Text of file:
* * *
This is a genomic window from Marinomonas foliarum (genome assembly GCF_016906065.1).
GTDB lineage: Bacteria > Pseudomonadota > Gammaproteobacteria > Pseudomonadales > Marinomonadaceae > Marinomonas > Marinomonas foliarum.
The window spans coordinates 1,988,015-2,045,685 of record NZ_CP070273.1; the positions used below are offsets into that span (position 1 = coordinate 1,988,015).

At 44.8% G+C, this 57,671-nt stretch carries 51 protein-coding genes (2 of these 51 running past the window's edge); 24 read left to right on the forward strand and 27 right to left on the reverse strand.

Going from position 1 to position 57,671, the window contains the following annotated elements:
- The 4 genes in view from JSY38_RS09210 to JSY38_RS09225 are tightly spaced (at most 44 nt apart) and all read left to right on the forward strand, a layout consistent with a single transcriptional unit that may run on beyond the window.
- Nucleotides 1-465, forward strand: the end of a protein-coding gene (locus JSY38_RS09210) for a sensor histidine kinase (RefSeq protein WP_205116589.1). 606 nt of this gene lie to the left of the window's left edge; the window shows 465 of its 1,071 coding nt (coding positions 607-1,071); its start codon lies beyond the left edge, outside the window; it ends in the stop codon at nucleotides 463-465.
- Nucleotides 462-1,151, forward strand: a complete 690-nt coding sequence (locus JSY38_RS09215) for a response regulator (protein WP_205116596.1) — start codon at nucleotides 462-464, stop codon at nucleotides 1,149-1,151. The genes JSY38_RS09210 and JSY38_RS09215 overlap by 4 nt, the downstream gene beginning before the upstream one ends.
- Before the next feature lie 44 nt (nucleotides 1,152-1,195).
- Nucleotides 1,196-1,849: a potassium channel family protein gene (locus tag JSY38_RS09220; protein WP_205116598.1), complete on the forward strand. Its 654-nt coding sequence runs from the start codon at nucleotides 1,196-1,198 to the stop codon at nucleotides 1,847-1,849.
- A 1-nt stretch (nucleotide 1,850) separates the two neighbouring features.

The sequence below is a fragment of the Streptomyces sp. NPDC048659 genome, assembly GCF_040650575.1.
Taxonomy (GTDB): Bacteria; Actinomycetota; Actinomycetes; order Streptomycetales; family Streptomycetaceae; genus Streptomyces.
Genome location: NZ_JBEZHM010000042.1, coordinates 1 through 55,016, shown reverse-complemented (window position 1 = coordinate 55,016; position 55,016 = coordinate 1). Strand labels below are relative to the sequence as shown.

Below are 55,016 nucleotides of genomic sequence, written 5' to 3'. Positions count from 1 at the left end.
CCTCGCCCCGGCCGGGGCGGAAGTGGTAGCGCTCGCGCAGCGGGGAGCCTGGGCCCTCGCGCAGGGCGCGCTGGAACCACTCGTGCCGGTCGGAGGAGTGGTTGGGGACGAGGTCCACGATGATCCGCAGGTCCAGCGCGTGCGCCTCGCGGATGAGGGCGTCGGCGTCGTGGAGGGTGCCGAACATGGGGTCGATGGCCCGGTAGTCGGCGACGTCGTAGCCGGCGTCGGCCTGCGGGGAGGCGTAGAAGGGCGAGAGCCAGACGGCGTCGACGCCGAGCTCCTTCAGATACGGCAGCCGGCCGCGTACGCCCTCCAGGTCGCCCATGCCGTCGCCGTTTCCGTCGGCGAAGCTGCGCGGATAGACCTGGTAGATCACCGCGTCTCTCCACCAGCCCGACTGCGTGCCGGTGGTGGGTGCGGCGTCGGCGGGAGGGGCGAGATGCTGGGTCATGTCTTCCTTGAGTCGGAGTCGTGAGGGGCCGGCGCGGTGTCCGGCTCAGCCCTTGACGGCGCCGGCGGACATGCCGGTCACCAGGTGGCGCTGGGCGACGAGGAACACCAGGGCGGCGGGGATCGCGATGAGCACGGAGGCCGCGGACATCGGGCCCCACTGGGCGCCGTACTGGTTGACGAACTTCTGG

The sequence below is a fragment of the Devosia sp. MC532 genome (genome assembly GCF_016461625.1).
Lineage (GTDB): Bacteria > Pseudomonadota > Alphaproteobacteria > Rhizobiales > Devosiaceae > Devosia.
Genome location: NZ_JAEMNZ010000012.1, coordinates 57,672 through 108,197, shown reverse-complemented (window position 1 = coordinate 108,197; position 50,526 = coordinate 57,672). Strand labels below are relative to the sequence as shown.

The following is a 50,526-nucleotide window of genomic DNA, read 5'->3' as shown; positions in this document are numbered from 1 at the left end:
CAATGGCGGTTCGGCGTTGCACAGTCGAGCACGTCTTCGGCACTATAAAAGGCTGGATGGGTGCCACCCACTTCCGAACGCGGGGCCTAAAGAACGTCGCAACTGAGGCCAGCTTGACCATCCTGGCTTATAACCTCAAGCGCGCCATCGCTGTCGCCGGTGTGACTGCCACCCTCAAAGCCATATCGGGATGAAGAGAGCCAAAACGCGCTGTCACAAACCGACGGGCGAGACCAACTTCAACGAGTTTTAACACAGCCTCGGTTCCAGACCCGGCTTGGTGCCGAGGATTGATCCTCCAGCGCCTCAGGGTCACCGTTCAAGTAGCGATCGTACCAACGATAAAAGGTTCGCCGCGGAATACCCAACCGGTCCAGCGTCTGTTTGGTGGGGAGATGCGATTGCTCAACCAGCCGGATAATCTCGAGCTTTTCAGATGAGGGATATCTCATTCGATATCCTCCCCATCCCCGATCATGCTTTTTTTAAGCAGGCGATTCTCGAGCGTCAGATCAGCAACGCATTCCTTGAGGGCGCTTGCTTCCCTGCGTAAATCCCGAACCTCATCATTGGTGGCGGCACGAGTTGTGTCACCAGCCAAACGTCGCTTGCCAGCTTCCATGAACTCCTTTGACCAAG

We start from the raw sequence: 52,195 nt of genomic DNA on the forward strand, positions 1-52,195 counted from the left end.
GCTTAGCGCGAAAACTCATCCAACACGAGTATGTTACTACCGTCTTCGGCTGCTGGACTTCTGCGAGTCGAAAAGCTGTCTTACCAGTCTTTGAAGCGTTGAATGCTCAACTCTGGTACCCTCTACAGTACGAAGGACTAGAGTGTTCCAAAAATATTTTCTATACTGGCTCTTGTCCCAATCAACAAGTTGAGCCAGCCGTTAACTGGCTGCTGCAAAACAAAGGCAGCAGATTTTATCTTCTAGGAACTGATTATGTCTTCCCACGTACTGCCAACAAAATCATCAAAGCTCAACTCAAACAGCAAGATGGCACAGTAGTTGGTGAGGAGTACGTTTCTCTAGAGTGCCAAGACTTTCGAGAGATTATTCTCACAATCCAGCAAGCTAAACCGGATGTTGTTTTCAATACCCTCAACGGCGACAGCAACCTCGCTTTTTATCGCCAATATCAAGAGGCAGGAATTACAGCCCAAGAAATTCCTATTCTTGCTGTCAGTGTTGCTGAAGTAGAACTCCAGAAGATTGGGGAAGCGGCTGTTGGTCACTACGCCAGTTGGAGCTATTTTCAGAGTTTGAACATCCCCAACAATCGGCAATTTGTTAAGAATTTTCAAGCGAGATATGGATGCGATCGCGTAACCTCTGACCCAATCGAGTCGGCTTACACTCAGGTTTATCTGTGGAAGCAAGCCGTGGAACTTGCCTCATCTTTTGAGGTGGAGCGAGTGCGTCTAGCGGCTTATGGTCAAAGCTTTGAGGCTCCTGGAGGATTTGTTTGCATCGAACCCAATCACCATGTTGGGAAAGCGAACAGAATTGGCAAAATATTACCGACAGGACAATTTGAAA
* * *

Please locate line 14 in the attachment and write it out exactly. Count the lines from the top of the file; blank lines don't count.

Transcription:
Genome location: NZ_JBEZHM010000042.1, coordinates 1 through 55,016, shown reverse-complemented (window position 1 = coordinate 55,016; position 55,016 = coordinate 1). Strand labels below are relative to the sequence as shown.